Useful Photography Tip #136: Fixed Mixed Lighting Situations Using Gradients



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The image above didn’t originally look like that. Originally, the warm sunlight was only on the left side of the image (the pole) while the right side wasn’t touched by the light at all. Instead, it looked very blue and presented a mixed lighting situation. It didn’t look so great.

The way to fix mixed lighting situations when dealing with natural light has to do not only with proper white balancing, but also with gradients in Adobe Lightroom in order to correctly color balance other parts of a scene.

Gradients allow you to do a whole slew of things: add in extra lights, make those lights look like they are gelled, change white balances, add sharpening, etc.

This is a but of a longer Useful Photography Tip, so hit the jump to see what we’re talking about.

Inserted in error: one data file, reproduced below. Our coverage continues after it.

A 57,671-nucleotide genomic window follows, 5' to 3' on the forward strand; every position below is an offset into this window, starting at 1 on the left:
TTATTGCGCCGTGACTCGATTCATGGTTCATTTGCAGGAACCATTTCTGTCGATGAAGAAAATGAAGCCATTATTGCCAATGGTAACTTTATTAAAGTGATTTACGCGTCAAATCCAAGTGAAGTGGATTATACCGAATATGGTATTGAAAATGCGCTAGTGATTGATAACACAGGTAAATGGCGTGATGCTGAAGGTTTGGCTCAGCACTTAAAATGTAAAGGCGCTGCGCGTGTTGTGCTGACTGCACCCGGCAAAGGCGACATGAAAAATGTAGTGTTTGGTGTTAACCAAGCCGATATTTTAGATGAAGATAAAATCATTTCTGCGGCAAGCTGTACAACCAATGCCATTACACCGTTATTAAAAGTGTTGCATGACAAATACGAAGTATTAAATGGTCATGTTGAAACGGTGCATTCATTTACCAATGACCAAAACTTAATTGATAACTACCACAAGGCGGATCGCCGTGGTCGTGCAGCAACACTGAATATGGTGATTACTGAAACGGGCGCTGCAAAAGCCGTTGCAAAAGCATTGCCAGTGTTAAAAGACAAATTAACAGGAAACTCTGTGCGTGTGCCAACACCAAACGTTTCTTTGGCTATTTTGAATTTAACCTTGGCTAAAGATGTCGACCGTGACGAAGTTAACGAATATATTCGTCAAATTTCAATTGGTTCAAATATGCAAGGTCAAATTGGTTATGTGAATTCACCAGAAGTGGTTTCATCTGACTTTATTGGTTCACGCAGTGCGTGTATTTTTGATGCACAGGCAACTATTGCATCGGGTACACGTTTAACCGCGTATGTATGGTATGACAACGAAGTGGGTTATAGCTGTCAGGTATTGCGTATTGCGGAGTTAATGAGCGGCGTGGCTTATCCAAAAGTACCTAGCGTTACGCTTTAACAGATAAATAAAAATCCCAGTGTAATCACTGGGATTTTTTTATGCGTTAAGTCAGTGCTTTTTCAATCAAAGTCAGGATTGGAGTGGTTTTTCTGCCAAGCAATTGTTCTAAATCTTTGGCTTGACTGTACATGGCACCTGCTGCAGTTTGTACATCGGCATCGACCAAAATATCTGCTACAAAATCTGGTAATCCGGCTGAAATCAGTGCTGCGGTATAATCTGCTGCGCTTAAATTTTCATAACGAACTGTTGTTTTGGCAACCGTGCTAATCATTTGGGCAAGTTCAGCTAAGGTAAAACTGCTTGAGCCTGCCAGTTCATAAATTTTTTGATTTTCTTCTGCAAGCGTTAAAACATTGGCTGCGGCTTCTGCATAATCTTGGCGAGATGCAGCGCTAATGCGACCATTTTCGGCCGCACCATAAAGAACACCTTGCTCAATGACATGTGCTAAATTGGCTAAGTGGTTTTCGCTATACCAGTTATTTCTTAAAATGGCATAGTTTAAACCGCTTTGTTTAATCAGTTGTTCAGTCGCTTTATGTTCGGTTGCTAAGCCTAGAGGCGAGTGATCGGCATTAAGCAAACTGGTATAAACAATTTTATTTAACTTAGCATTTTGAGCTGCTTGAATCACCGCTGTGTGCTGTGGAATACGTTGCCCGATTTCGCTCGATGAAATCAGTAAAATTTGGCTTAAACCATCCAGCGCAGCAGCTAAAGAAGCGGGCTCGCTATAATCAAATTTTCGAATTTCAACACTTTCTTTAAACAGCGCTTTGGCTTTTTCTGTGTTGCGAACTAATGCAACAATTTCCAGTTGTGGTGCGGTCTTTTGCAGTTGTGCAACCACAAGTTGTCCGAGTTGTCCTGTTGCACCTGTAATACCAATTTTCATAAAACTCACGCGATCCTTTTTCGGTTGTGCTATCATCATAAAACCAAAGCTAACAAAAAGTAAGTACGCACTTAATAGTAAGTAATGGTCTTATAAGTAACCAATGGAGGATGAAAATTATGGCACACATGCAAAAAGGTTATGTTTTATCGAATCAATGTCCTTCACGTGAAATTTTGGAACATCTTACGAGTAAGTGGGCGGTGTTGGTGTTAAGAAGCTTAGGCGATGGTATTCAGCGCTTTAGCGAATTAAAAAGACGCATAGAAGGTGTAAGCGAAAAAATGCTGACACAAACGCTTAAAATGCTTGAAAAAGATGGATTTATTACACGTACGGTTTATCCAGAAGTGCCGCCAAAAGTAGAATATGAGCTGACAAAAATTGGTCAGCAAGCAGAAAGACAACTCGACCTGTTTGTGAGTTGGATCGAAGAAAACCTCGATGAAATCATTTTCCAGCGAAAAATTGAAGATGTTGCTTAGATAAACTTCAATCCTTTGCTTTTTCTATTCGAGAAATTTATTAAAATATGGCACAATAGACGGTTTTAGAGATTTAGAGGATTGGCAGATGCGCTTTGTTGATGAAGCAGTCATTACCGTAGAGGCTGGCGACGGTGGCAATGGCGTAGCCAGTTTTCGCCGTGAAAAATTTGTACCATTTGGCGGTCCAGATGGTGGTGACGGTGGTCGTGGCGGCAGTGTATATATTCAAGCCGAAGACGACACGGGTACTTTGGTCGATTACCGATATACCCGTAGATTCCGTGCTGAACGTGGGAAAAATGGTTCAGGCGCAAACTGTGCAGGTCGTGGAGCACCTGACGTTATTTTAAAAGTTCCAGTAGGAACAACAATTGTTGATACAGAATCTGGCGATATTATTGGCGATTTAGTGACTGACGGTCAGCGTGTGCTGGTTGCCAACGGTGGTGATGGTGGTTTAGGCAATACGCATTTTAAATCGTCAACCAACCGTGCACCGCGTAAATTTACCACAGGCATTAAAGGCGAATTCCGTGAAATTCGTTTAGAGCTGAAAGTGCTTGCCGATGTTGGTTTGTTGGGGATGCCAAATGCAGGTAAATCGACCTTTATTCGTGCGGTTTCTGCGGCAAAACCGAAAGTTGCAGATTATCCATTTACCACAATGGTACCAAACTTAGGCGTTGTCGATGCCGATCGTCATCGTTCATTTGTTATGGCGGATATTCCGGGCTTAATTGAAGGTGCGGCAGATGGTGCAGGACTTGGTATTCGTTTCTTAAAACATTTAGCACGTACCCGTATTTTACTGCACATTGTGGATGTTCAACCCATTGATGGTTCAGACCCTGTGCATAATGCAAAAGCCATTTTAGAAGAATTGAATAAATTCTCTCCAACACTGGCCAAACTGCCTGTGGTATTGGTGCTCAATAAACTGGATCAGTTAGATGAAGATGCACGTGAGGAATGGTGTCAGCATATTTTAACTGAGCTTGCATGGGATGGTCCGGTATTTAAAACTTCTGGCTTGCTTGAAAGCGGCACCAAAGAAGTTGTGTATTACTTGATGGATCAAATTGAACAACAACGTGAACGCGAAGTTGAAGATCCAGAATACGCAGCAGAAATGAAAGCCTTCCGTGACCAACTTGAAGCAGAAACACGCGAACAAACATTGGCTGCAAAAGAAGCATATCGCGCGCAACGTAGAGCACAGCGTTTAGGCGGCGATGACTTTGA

Screen Shot 2015-03-11 at 4.15.22 PM


Without the gradient, the scene looked like this. The left side was very warm and the right side is very cool. It looks a bit odd and not really natural. To fix that, the best thing to do is to add a gradient. Why?

– Warming the color temperature up will affect the entire scene.

– Working with the blue channels will affect the model’s jacket and it isn’t necessarily the route that you want to take.

Screen Shot 2015-03-11 at 4.15.28 PM


By adding in a neutral colored gradient and matching the color temperature to the left side, we were able to create a more balanced looking scene. Now the blues aren’t so dominant on the right side and the scene looks more natural overall.

Chris Gampat

Chris Gampat is the Editor in Chief, Founder, and Publisher of the Phoblographer. He also likes pizza.